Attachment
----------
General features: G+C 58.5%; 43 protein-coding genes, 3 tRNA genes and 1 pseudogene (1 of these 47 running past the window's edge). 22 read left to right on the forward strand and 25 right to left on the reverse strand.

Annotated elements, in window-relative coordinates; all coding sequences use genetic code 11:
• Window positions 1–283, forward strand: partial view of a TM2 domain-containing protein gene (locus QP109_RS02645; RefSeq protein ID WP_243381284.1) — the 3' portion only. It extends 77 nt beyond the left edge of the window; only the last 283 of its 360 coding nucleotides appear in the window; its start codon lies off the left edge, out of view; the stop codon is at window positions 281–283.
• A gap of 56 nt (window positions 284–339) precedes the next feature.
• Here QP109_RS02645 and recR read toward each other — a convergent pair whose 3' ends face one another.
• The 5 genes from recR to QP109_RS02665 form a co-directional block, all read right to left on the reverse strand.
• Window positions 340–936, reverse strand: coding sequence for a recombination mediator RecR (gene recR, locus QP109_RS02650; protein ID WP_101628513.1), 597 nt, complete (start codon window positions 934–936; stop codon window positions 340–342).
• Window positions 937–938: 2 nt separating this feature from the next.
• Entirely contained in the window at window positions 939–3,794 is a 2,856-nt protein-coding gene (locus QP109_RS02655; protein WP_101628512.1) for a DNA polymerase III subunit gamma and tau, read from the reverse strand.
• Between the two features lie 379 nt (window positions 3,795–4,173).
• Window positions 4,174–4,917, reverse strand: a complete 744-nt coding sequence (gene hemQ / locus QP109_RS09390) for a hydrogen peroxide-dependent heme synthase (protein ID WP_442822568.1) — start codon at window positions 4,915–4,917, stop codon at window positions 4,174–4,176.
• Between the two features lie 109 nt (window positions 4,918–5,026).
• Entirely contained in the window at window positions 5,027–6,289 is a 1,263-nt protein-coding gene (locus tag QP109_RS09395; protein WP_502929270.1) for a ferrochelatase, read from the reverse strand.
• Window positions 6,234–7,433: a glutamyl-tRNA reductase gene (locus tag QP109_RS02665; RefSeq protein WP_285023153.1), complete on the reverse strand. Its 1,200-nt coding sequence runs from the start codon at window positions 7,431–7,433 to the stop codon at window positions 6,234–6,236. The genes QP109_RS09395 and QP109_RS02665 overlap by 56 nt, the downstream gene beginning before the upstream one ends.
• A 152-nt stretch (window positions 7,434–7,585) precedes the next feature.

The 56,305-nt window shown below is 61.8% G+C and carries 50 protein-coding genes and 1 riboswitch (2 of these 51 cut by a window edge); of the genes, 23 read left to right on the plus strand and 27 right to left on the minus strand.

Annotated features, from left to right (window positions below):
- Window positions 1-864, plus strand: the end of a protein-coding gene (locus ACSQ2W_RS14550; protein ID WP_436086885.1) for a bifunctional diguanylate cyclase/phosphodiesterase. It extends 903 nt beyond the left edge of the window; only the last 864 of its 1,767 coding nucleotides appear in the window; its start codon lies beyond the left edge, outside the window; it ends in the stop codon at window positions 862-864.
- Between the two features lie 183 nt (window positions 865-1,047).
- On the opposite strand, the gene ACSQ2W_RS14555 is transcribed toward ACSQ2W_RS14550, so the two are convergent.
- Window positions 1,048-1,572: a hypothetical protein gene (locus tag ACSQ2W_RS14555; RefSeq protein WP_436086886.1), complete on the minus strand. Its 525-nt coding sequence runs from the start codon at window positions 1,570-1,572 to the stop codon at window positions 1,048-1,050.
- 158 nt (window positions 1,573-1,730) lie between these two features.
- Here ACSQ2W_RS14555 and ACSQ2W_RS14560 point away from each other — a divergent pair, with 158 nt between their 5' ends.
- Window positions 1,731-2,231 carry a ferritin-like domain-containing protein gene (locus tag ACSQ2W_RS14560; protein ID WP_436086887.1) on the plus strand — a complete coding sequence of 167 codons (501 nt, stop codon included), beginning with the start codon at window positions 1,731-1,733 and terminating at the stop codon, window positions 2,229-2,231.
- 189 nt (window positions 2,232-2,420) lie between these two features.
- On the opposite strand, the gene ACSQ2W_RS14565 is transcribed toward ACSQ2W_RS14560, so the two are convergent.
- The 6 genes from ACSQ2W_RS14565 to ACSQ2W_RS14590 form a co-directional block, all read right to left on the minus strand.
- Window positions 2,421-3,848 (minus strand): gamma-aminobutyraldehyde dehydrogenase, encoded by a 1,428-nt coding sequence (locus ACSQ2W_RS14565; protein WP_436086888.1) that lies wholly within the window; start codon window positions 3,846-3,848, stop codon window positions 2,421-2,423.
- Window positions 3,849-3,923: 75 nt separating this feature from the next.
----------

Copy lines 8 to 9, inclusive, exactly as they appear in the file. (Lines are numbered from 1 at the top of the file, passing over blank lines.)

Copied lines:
• Window positions 937–938: 2 nt separating this feature from the next.
• Entirely contained in the window at window positions 939–3,794 is a 2,856-nt protein-coding gene (locus QP109_RS02655; protein WP_101628512.1) for a DNA polymerase III subunit gamma and tau, read from the reverse strand.